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The Power Distribution Story

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The basic components of an electric power system consists of:

(1) The electric generating station,

(2) The voltage increasing transformer or substation,

(3) The high voltage transmission lines,

(4) The voltage decreasing transformers or substations,

(5) The primary distribution network, and

(6) The distribution service to the customer.

Components 2 through 4 are termed the transmission system, while 5 and 6 are the distribution system.

The transmission and distribution systems each contribute to carrying electrical energy from generating facilities to the customer. However, the functions are different. The transmission system, or bulk system, is designed to carry large quantities of energy over relatively long distances between the generating stations and to the main substations. Transmission system voltages are generally 115 kV to 230 kV and are called High Voltages (HV). When generating stations are very far from the service areas, Extra High Voltage (EHV) transmission lines are used. These typically range from 345 kV to 765 kV.

High Voltage Direct Current (HVDC) transmission lines are also used in special circumstances. HVDC systems are used to connect power regions together. Since each of the ac systems being connected might have a different voltage and phase, they cannot be directly connected without being synchronized. But, converting each ac system to dc and then connecting the dc systems together avoids the problem of synchronization and can provide current flow in either direction as needed. Several HVDC connections exist between the East and West power systems in the U.S. Other HVDC systems are used where very long transmission distances occur and the cost of the dc lines and towers are cheaper than the ac equivalent. Two dc power lines can carry the power equivalent to a set of three, three-phase lines at the same rms voltage. However, the distance must be great enough to offset the added cost of the ac-dc-ac conversion equipment at each end.

The distribution system is also called the local system. It typically consists of several individual systems, each connected to one or more distribution substations. The distribution system divides and carries energy over a network of low-voltage circuits to each customer. Distribution system voltages range from 120 V to 69 kV. Medium voltage distribution systems (2.4 kV to 69 kV) are used between substations and load centers. Low voltage distribution systems (120 V to 600 V) are used to provide power to residences, small industries, and most individual commercial buildings.

The role of generators and transformers in the power generation system.

The most basic power system components are generators, transformers, transmission lines, busses, and loads. They allow for power to be generated (generators), transformed from one voltage level to another (transformers), transmitted from one location to another (transmission lines), distributed among a number of transmission lines and power transformers (busses), and used by consumers (loads).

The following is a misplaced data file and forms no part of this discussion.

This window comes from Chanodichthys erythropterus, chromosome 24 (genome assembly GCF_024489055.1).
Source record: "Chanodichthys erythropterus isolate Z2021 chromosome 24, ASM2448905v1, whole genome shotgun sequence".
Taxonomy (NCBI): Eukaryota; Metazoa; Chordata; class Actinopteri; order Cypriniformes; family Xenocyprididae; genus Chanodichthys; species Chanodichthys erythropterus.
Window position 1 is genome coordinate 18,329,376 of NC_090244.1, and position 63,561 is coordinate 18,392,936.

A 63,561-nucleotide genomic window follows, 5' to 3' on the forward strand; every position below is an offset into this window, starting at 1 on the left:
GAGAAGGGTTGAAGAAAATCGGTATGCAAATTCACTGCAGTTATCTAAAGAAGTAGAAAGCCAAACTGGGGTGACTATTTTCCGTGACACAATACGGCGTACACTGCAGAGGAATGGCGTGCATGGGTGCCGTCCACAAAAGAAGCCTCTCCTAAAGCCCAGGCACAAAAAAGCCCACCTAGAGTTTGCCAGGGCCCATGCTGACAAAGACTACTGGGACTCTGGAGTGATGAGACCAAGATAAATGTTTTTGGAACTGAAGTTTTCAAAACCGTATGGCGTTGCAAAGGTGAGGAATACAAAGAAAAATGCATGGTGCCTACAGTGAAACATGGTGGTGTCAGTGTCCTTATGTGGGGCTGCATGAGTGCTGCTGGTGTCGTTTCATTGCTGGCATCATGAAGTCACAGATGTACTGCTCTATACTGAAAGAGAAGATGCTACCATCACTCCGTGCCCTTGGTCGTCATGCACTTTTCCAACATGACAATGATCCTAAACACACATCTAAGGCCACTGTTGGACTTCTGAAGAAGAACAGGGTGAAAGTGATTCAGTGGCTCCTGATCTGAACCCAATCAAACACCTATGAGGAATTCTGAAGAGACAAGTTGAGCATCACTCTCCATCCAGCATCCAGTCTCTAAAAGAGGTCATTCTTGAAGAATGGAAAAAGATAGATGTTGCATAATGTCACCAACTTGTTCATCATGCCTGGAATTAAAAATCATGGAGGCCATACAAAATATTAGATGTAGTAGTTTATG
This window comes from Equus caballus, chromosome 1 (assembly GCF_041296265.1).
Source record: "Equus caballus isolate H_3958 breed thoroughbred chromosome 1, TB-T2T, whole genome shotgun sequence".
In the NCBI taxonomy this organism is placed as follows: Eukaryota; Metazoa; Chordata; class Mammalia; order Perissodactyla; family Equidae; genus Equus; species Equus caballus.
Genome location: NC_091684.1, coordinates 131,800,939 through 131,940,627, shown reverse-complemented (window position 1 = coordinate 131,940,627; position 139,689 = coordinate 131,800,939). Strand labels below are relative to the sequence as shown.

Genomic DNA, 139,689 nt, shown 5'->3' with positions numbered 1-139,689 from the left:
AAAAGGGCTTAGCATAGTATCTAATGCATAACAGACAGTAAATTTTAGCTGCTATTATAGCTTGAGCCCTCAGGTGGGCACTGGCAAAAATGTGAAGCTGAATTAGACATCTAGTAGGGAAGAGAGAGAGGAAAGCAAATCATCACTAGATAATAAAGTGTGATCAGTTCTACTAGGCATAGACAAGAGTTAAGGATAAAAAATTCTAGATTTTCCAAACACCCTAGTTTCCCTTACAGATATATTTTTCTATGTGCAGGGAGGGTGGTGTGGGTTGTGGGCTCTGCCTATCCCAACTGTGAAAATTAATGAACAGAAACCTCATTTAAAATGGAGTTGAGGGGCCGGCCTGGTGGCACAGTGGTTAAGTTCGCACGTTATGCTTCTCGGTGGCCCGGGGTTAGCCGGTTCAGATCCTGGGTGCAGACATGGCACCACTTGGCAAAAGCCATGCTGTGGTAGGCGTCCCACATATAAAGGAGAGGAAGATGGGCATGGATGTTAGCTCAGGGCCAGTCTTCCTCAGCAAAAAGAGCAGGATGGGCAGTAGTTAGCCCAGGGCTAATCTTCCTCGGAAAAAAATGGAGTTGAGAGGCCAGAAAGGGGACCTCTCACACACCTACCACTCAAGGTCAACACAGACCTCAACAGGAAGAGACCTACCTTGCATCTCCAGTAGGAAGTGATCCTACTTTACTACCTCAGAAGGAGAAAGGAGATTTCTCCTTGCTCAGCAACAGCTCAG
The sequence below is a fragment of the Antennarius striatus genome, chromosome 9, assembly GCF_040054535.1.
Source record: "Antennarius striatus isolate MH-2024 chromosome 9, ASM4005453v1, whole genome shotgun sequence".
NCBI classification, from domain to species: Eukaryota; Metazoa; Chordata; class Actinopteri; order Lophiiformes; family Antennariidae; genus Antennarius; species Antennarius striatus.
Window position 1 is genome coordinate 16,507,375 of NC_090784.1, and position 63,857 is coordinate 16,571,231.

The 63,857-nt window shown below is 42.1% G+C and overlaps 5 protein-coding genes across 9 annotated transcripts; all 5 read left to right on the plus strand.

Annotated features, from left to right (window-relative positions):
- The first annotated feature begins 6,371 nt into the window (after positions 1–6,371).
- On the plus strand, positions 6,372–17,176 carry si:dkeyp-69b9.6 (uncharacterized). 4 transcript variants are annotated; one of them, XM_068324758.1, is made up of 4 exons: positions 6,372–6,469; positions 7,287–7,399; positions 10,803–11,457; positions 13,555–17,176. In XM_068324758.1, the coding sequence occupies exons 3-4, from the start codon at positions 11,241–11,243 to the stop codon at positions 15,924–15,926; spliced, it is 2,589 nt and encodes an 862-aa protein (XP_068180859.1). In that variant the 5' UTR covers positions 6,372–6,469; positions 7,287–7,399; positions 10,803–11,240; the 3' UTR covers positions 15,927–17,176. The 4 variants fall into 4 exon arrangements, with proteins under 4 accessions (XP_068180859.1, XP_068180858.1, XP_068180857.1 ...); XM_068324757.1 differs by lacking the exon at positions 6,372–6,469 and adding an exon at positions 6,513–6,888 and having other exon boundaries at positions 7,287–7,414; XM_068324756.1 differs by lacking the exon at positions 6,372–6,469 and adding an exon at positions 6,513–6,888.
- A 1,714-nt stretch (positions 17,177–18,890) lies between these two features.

Transmission lines, distribution lines and service drop wires.       

Transmission Lines

 Transmission line carries energy more efficiently as voltage increases

o   If the generating station is within the load region, then the required transmission lines are relatively short

o   However, this system lacks reliability

o    Failure of a transmission line means energy cannot be supplied to one part of the region

o   To improve the reliability, additional lines can be constructed between distribution substations

o   The loss of any one of the transmission lines from the generating station will result in increased energy flow over the remaining lines in such a manner that the required energy reaches each of the substations

 

o   Generating plant is located at a considerable distance from the area it serves

o   It reduces the reliability due to the greatly increased exposure of the system to natural hazards

Distribution System

- consists of several individual systems, each connected to one or more distribution substations

- it divides and carries energy over a network of low-voltage circuits to each customer

- distribution system voltages range from 120 V to 69 kV

• Medium voltage distribution systems (2.4 kV to 69 kV)

- are used between substations and load centers

• Low voltage distribution systems (120 V to 600 V)

- are used to provide power to residences, small industries, and most individual commercial buildings

Service Drop Wires

Electric service

- the conductors and equipment that deliver electrical power from the electric power utility’s distribution system to the customers being served

Service entrance


- the interface between the overhead or underground cable from the local transformer where the power utility’s responsibility ends and the building owner’s responsibility begin

Difference between a two-wire and a three-wire service drop wire

Two-wire single phase or simply single phase power systems are defined by having an AC source with only one voltage waveform.

Three-wire single phase or split-phase power system is one with multiple (in-phase) AC voltage sources connected in series, delivering power to loads at more than one voltage.

 

 

 

 

 

 

 

 

 

 

 

 

References

Gustafson, Robert J., and Mark T. Morgan. 2004. Power Generation and Distribution. Chapter 4 in Fundamentals of Electricity for Agriculture, 4rd edition, 73-113.

 

Lumen (n.d.). Electric Generators. Retrieved from https://courses.lumenlearning.com/physics/chapter/

23-5-electric-generators/

 

 

Lumen (n.d.). Generators. Retrieved from https://courses.lumenlearning.com/physics/chapter/23-7-transformers/

 

 

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